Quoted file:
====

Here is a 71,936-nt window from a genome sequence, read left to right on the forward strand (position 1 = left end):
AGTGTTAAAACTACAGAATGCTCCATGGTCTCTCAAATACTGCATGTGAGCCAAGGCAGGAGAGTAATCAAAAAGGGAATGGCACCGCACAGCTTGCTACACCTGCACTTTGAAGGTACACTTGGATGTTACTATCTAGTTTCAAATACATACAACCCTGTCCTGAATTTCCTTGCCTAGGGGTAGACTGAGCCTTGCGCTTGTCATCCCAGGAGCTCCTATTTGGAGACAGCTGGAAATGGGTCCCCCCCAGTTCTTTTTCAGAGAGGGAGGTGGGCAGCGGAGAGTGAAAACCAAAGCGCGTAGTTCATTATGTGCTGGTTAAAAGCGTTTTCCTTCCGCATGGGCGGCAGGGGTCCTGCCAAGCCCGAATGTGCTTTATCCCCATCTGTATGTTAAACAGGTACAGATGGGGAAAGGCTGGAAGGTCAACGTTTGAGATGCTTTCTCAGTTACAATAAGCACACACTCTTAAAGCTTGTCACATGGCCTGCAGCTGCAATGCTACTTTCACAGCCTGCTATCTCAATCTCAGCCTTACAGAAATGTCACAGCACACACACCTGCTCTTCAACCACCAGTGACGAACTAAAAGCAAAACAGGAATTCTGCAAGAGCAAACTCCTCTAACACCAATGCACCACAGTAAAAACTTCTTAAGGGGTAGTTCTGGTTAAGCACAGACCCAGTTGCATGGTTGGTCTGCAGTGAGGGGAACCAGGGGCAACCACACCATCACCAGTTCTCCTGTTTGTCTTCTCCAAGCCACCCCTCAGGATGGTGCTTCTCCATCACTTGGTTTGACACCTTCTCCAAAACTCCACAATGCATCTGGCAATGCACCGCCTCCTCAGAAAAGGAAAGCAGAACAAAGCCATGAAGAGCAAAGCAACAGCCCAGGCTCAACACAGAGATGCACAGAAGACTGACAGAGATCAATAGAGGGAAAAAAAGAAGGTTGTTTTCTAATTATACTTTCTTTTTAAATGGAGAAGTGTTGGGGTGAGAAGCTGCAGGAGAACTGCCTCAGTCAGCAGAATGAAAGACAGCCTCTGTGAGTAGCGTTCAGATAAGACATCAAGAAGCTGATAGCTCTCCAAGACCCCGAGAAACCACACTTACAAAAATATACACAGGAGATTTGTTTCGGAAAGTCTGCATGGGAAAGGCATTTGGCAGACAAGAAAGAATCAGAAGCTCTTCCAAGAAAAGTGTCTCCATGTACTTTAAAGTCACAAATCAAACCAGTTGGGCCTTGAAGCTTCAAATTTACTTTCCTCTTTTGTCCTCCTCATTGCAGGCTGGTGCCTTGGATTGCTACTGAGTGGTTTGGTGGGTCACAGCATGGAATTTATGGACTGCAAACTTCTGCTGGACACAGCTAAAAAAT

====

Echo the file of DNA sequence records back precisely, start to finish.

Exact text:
Here is a 71,936-nt window from a genome sequence, read left to right on the forward strand (position 1 = left end):
AGTGTTAAAACTACAGAATGCTCCATGGTCTCTCAAATACTGCATGTGAGCCAAGGCAGGAGAGTAATCAAAAAGGGAATGGCACCGCACAGCTTGCTACACCTGCACTTTGAAGGTACACTTGGATGTTACTATCTAGTTTCAAATACATACAACCCTGTCCTGAATTTCCTTGCCTAGGGGTAGACTGAGCCTTGCGCTTGTCATCCCAGGAGCTCCTATTTGGAGACAGCTGGAAATGGGTCCCCCCCAGTTCTTTTTCAGAGAGGGAGGTGGGCAGCGGAGAGTGAAAACCAAAGCGCGTAGTTCATTATGTGCTGGTTAAAAGCGTTTTCCTTCCGCATGGGCGGCAGGGGTCCTGCCAAGCCCGAATGTGCTTTATCCCCATCTGTATGTTAAACAGGTACAGATGGGGAAAGGCTGGAAGGTCAACGTTTGAGATGCTTTCTCAGTTACAATAAGCACACACTCTTAAAGCTTGTCACATGGCCTGCAGCTGCAATGCTACTTTCACAGCCTGCTATCTCAATCTCAGCCTTACAGAAATGTCACAGCACACACACCTGCTCTTCAACCACCAGTGACGAACTAAAAGCAAAACAGGAATTCTGCAAGAGCAAACTCCTCTAACACCAATGCACCACAGTAAAAACTTCTTAAGGGGTAGTTCTGGTTAAGCACAGACCCAGTTGCATGGTTGGTCTGCAGTGAGGGGAACCAGGGGCAACCACACCATCACCAGTTCTCCTGTTTGTCTTCTCCAAGCCACCCCTCAGGATGGTGCTTCTCCATCACTTGGTTTGACACCTTCTCCAAAACTCCACAATGCATCTGGCAATGCACCGCCTCCTCAGAAAAGGAAAGCAGAACAAAGCCATGAAGAGCAAAGCAACAGCCCAGGCTCAACACAGAGATGCACAGAAGACTGACAGAGATCAATAGAGGGAAAAAAAGAAGGTTGTTTTCTAATTATACTTTCTTTTTAAATGGAGAAGTGTTGGGGTGAGAAGCTGCAGGAGAACTGCCTCAGTCAGCAGAATGAAAGACAGCCTCTGTGAGTAGCGTTCAGATAAGACATCAAGAAGCTGATAGCTCTCCAAGACCCCGAGAAACCACACTTACAAAAATATACACAGGAGATTTGTTTCGGAAAGTCTGCATGGGAAAGGCATTTGGCAGACAAGAAAGAATCAGAAGCTCTTCCAAGAAAAGTGTCTCCATGTACTTTAAAGTCACAAATCAAACCAGTTGGGCCTTGAAGCTTCAAATTTACTTTCCTCTTTTGTCCTCCTCATTGCAGGCTGGTGCCTTGGATTGCTACTGAGTGGTTTGGTGGGTCACAGCATGGAATTTATGGACTGCAAACTTCTGCTGGACACAGCTAAAAAAT